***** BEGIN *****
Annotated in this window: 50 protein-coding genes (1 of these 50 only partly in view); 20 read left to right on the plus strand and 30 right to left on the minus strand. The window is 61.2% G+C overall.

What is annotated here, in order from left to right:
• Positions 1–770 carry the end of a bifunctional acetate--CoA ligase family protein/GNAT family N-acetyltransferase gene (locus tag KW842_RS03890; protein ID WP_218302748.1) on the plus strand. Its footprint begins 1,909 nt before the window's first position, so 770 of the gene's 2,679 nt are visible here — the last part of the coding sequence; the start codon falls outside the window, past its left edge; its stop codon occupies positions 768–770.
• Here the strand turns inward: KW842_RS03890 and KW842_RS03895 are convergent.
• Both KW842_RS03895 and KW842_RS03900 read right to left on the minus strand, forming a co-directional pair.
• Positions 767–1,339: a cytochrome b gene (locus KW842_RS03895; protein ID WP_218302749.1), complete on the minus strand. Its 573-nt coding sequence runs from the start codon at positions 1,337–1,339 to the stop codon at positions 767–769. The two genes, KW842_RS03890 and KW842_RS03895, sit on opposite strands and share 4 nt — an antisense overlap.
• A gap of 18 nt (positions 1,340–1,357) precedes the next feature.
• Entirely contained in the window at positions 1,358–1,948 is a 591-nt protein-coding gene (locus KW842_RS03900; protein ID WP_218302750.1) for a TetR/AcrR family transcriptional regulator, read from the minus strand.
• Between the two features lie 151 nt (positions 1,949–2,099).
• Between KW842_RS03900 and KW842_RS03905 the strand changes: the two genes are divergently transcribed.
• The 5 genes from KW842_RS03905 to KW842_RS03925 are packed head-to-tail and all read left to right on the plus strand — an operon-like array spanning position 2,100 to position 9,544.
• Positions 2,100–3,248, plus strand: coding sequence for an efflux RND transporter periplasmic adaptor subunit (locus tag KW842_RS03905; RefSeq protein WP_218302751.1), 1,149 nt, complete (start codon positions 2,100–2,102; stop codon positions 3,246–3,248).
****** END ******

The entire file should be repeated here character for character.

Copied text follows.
Annotated in this window: 50 protein-coding genes (1 of these 50 only partly in view); 20 read left to right on the plus strand and 30 right to left on the minus strand. The window is 61.2% G+C overall.

What is annotated here, in order from left to right:
• Positions 1–770 carry the end of a bifunctional acetate--CoA ligase family protein/GNAT family N-acetyltransferase gene (locus tag KW842_RS03890; protein ID WP_218302748.1) on the plus strand. Its footprint begins 1,909 nt before the window's first position, so 770 of the gene's 2,679 nt are visible here — the last part of the coding sequence; the start codon falls outside the window, past its left edge; its stop codon occupies positions 768–770.
• Here the strand turns inward: KW842_RS03890 and KW842_RS03895 are convergent.
• Both KW842_RS03895 and KW842_RS03900 read right to left on the minus strand, forming a co-directional pair.
• Positions 767–1,339: a cytochrome b gene (locus KW842_RS03895; protein ID WP_218302749.1), complete on the minus strand. Its 573-nt coding sequence runs from the start codon at positions 1,337–1,339 to the stop codon at positions 767–769. The two genes, KW842_RS03890 and KW842_RS03895, sit on opposite strands and share 4 nt — an antisense overlap.
• A gap of 18 nt (positions 1,340–1,357) precedes the next feature.
• Entirely contained in the window at positions 1,358–1,948 is a 591-nt protein-coding gene (locus KW842_RS03900; protein ID WP_218302750.1) for a TetR/AcrR family transcriptional regulator, read from the minus strand.
• Between the two features lie 151 nt (positions 1,949–2,099).
• Between KW842_RS03900 and KW842_RS03905 the strand changes: the two genes are divergently transcribed.
• The 5 genes from KW842_RS03905 to KW842_RS03925 are packed head-to-tail and all read left to right on the plus strand — an operon-like array spanning position 2,100 to position 9,544.
• Positions 2,100–3,248, plus strand: coding sequence for an efflux RND transporter periplasmic adaptor subunit (locus tag KW842_RS03905; RefSeq protein WP_218302751.1), 1,149 nt, complete (start codon positions 2,100–2,102; stop codon positions 3,246–3,248).